Archive for Friday, September 16, 2011

Veterans to honor POWs, those still missing

September 16, 2011


When Army veteran Gary Napier talks today at the Lawrence Veterans of Foreign Wars post’s ceremony for POW/MIA Recognition Day, he will urge everyone to think of it from another perspective.

“If we were out there, we wouldn’t want to be forgotten,” said Napier, who served in the 101st Airborne Division in Vietnam. “Hopefully somebody would send someone back in and say bring them in, find them.”

He will deliver his message as part of the VFW Alford-Clarke Post No. 852’s annual ceremony to honor prisoners of war and military members who are still missing. The ceremony is open to the public. It will begin at 6 p.m. at the post, 138 Ala., and a dinner will follow.

According to the national VFW organization, more than 83,000 Americans are still missing or unaccounted for in the nation’s wars going back to World War II. A majority are from World War II.

“If someone in the family is reported missing, it stays with that family forever,” Lawrence post commander Fred Shockey said. “It’s a scar that never heals, and just not knowing what happened is the biggest thing.”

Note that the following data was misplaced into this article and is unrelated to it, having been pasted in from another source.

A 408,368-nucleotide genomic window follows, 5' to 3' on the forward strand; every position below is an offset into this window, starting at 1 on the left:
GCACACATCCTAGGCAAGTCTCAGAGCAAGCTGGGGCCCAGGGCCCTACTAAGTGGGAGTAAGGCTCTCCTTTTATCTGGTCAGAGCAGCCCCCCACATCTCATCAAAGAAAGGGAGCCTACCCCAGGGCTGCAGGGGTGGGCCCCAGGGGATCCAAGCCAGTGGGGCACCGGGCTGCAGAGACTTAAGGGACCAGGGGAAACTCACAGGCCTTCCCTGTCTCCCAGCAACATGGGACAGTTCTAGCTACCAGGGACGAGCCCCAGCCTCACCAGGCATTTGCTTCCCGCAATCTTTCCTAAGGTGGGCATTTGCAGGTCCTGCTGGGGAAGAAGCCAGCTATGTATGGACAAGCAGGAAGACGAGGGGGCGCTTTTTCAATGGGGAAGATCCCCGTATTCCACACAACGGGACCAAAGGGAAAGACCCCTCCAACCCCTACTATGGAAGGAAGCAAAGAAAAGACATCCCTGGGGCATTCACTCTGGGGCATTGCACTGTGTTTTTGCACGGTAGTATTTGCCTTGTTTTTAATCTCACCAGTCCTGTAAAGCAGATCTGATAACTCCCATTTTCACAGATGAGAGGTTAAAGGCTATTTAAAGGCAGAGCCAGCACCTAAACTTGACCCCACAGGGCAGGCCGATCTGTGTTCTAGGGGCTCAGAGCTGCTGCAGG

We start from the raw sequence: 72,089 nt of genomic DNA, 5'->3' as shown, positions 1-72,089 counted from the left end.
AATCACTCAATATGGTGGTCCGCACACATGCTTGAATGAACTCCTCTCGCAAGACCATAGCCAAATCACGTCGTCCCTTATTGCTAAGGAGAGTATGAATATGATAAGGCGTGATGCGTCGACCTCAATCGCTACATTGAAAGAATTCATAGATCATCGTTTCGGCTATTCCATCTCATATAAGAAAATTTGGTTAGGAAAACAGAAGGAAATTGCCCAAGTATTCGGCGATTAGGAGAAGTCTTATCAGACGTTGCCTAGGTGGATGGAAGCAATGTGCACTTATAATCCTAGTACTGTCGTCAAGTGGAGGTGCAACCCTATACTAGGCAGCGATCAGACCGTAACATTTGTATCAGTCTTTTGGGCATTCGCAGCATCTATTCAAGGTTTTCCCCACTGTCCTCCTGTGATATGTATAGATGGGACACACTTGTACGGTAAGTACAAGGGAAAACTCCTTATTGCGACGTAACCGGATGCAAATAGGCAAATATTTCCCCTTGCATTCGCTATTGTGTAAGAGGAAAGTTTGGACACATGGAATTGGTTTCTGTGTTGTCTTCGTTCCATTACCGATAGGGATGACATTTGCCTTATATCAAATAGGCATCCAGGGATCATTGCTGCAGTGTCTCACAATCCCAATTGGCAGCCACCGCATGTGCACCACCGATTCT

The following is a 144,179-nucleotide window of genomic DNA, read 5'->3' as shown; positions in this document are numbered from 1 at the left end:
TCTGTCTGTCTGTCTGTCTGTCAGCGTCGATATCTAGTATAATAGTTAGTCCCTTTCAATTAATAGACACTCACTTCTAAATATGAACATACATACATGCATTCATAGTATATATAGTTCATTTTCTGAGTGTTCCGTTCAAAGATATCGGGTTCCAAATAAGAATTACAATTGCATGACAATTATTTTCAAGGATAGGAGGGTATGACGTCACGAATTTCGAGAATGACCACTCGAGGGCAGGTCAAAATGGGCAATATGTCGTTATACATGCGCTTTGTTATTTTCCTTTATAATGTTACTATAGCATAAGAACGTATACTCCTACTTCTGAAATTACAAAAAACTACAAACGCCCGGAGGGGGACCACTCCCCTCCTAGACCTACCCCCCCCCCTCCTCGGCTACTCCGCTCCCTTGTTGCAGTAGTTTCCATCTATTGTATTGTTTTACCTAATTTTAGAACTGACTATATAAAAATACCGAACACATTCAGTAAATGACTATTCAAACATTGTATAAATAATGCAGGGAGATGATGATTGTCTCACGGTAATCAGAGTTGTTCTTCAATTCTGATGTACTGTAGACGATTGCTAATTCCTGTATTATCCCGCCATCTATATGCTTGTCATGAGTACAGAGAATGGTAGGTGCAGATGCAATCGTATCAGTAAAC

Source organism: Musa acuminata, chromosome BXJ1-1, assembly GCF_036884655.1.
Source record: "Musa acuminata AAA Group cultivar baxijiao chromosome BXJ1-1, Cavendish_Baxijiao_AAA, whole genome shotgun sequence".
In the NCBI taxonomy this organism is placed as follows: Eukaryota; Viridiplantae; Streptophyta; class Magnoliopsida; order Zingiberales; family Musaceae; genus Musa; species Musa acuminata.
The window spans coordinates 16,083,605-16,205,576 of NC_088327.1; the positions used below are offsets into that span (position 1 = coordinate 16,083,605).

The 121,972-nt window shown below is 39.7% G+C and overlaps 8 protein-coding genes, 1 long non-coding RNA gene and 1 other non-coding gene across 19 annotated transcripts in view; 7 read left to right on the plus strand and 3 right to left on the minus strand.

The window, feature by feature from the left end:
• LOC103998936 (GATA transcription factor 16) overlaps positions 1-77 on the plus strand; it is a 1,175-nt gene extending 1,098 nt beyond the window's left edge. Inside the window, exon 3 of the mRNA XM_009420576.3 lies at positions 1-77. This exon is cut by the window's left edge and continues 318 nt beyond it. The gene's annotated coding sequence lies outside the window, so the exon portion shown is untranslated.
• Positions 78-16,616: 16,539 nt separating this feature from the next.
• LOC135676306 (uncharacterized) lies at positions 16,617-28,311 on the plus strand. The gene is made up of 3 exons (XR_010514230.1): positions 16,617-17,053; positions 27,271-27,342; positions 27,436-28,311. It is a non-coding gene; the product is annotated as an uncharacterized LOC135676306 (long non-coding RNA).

Also as part of the ceremony, Lawrence post members will read the names of the more than 30 service members from Kansas who are included in the national list.

Napier said he also wants to use the day to draw attention to other issues veterans have had after they came back home from Korea, Vietnam, Desert Storm or, with even the youngest veterans now returning, from Iraq and Afghanistan.

They can suffer from mental health issues and need help coping with post-traumatic stress disorder as they attempt to reintegrate back into society. Suicide is a major problem among Vietnam veterans, and Napier said it seems to be a recurring problem with younger ones.

Napier, a clinical nurse specialist in the behavioral health clinic at the Colmery-O’Neil VA Medical Center in Topeka, works with veterans daily. He hopes to bring more awareness to the public about veterans’ mental health issues as well.

“We should not forget people who are amongst us who are lost, too,” he said.


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